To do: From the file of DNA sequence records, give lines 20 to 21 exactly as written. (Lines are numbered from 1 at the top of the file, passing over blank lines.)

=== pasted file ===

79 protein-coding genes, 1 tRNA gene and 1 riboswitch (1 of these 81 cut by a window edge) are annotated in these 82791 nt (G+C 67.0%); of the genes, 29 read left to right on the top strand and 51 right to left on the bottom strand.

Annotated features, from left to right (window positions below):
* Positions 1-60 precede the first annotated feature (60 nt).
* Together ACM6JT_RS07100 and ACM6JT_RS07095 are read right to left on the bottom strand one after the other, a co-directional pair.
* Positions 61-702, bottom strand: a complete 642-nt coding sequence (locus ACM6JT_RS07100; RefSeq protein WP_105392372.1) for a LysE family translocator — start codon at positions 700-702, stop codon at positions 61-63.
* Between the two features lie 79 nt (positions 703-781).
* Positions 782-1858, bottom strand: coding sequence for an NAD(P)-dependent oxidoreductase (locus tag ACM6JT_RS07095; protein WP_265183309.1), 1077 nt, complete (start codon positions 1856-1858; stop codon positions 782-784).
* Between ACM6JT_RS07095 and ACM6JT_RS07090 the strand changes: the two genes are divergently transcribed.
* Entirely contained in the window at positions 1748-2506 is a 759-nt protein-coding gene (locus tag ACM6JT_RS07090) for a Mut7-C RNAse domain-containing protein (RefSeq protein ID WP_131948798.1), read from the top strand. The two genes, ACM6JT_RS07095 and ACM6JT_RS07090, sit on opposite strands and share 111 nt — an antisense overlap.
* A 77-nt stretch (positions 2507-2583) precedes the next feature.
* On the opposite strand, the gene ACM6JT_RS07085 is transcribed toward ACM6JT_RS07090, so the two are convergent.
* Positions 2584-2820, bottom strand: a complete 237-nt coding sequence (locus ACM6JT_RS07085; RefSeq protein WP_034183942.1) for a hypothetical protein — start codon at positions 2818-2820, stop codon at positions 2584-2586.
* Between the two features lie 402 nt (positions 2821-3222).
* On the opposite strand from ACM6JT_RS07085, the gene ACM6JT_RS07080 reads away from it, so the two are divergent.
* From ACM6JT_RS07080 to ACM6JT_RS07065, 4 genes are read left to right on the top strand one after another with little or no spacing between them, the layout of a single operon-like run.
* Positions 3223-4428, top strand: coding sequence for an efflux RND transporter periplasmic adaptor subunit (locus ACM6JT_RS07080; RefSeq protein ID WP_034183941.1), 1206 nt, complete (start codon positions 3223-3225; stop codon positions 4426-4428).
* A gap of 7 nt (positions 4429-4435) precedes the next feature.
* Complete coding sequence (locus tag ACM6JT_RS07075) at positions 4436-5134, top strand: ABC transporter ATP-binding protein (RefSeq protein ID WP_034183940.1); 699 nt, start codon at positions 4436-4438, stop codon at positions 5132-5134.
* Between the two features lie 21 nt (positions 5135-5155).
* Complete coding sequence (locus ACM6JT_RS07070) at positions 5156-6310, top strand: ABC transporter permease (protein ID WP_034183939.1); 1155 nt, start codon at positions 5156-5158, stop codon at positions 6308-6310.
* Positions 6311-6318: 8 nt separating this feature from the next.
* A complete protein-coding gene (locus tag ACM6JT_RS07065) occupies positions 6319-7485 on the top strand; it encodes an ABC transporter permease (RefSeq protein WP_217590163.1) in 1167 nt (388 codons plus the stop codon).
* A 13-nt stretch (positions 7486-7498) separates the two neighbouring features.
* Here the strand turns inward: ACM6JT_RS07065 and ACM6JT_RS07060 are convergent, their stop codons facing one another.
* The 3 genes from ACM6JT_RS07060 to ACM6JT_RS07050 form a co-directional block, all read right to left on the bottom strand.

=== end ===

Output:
* Complete coding sequence (locus ACM6JT_RS07070) at positions 5156-6310, top strand: ABC transporter permease (protein ID WP_034183939.1); 1155 nt, start codon at positions 5156-5158, stop codon at positions 6308-6310.
* Positions 6311-6318: 8 nt separating this feature from the next.